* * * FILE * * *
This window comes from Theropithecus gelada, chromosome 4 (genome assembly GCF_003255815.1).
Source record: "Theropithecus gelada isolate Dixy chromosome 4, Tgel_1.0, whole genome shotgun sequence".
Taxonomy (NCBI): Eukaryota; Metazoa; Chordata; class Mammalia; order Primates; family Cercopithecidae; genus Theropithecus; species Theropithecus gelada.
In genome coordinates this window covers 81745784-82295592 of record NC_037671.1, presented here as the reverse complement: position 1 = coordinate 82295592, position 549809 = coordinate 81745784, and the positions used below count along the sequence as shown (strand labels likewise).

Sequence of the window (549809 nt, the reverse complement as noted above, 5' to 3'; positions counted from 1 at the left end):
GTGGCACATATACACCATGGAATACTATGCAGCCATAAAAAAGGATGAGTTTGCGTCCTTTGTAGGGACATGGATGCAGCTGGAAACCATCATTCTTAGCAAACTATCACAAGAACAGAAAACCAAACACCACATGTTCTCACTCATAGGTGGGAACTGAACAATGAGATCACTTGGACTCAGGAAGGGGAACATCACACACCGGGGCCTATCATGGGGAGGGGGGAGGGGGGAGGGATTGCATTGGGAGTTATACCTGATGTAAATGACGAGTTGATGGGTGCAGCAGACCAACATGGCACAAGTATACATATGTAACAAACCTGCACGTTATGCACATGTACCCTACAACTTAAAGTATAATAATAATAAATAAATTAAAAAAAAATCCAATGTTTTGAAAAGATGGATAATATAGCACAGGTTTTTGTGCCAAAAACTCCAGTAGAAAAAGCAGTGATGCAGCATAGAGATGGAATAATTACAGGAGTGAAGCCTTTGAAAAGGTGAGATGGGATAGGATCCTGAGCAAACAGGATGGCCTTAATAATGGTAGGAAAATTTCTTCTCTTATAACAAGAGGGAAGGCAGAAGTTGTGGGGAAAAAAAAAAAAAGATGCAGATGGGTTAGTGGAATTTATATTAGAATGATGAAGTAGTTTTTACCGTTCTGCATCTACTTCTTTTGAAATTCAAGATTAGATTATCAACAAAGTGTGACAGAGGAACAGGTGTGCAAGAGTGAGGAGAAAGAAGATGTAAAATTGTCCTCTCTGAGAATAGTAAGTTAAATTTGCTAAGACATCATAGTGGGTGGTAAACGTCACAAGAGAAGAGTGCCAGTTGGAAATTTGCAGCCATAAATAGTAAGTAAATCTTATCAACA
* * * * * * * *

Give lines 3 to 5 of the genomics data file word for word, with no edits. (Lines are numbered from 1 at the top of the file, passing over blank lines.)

Taxonomy (NCBI): Eukaryota; Metazoa; Chordata; class Mammalia; order Primates; family Cercopithecidae; genus Theropithecus; species Theropithecus gelada.
In genome coordinates this window covers 81745784-82295592 of record NC_037671.1, presented here as the reverse complement: position 1 = coordinate 82295592, position 549809 = coordinate 81745784, and the positions used below count along the sequence as shown (strand labels likewise).

Sequence of the window (549809 nt, the reverse complement as noted above, 5' to 3'; positions counted from 1 at the left end):